Likewise, the set is simple, functional, beautiful — and thematic. It is a palace built of soup bowls. I’ll let you discover for yourselves why. But let me point out that soup is a humble affair, yet a good soup finds a way to blend many different flavors to create one whole.

Pig Pen seems a perfect fit for adapting Despereaux into a musical. You may know them from their 2017 Old Globe production of The Old Man and the Old Moon, another fairy tale. So, is their work meant for children or adults? When asked, the company replied, “If a story doesn’t connect with an adult, why would they want to share it with their child? And if a story doesn’t connect with a child — well, where’s the fun in that?”

This production is near perfect. But a critic should be critical of something, right? So, please adjust the instrumental amplification so the clever lyrics can be heard.

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The Tale of Despereaux: “A straight-up tale of heroism.”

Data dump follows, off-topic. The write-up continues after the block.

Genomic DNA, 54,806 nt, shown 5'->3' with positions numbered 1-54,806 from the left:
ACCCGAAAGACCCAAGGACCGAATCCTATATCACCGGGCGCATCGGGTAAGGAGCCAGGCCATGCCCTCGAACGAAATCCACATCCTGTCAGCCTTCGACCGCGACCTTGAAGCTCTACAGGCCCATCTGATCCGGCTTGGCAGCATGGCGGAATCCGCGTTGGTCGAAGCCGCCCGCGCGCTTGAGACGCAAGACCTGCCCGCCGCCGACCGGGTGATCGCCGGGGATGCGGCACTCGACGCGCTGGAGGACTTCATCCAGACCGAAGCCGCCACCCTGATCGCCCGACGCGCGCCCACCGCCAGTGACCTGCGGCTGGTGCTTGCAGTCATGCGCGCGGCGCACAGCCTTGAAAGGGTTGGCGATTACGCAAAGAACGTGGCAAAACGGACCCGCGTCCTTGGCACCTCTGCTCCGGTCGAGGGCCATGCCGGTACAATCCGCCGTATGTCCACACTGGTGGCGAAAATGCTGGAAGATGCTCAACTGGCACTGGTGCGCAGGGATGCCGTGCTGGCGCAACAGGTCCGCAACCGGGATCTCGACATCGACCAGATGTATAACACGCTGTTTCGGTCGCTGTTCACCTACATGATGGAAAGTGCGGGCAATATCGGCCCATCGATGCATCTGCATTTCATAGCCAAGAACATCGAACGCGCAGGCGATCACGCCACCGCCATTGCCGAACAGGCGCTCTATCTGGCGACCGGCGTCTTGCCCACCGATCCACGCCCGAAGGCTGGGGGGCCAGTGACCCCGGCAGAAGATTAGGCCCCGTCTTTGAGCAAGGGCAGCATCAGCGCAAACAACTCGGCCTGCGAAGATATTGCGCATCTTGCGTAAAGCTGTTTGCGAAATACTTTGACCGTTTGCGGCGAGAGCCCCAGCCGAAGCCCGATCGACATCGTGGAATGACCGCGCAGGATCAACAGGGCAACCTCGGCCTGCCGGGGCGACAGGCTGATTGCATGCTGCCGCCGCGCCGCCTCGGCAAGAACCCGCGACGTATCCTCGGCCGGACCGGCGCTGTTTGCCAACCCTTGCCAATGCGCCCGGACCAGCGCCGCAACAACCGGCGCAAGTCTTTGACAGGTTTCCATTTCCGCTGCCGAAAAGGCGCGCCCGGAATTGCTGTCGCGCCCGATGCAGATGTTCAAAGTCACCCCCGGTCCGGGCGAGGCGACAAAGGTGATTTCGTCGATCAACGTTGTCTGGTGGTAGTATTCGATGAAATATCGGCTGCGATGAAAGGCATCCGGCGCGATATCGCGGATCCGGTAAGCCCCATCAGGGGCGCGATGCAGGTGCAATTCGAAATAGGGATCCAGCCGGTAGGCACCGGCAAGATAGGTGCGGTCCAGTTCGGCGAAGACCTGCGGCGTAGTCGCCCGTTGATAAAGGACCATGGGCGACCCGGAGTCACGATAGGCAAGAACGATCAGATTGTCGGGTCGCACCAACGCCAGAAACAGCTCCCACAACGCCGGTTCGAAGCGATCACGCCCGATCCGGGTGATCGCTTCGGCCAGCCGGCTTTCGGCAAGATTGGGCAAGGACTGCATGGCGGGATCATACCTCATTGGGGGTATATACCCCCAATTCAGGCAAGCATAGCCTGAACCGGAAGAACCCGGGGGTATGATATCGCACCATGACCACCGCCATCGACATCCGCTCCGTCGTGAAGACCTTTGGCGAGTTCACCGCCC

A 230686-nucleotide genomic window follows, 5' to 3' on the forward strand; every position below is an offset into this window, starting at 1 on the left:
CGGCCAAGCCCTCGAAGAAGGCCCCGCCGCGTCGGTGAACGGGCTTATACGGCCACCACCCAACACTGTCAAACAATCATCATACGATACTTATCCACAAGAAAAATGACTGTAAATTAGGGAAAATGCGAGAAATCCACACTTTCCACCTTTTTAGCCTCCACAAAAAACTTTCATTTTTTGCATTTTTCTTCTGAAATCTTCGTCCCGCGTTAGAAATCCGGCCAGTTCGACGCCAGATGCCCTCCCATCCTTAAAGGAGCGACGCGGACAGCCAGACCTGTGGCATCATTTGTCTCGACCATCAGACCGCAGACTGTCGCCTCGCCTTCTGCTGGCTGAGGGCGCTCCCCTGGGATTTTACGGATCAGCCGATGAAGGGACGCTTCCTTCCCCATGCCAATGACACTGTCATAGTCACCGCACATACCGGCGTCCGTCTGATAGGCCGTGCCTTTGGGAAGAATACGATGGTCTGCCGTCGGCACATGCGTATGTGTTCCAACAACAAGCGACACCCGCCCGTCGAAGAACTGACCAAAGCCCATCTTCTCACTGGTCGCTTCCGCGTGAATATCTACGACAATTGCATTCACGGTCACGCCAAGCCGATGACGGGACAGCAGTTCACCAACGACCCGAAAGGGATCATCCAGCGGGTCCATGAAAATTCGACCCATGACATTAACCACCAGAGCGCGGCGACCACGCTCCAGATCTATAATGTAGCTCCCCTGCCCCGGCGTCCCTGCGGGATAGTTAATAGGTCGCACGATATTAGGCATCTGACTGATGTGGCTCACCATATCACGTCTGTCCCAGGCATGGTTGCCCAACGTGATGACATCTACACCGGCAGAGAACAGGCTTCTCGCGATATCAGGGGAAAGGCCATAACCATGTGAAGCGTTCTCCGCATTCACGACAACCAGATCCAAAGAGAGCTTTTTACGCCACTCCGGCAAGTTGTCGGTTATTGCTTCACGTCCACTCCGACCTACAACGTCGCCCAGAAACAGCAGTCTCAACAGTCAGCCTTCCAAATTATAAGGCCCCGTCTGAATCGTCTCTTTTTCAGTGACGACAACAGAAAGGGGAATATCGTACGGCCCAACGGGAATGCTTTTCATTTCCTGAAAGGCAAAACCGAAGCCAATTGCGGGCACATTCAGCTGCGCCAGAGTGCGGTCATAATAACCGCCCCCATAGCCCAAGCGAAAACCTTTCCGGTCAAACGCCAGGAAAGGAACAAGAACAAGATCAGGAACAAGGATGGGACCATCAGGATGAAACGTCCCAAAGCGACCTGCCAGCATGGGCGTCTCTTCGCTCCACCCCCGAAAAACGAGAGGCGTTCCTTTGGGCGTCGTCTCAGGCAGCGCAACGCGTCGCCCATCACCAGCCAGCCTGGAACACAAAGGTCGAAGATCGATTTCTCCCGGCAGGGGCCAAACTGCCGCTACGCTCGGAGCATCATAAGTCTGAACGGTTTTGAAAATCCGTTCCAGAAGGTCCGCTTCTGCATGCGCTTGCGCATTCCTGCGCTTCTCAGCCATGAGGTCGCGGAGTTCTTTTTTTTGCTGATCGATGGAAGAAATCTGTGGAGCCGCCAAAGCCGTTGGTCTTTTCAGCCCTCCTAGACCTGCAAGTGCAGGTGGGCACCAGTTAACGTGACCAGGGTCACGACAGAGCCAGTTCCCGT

The Tale of Despereaux: “A straight-up tale of heroism.”

“The world is dark, and light is precious,” writes Kate DiCamillo in her novel The Tale of Despereaux: Being the Story of a Mouse, a Princess, Some Soup, and a Spool of Thread. Where are we to find that precious light? In stories.

The Tale of Despereaux

As you probably guessed from the title, Despereaux is a fairy tale, and not one of those fashionably ironic, upside-down ones like Wicked. Nope. This is a straight-up tale of heroism, which Pig Pen Theater embraces and adapts deftly into a musical.

As the story begins, small-even-for-a-mouse Despereaux comes into the world in a very un-mouse-like way: with his eyes wide open. He also has enormous ears, and he is always forgetting to scurry. In desperation at his lack of mousiness, his family takes him to the palace library for a lecture and a sensible meal of old paper. Left to himself, he does devour books — but their stories rather than their stuff. In them, he learns about honor, courage, and truthfulness, so when he meets the princess he introduces himself as a gentleman and promises to honor her as her knight. He charmingly mispronounces “hhhonor” and “kuh-night.”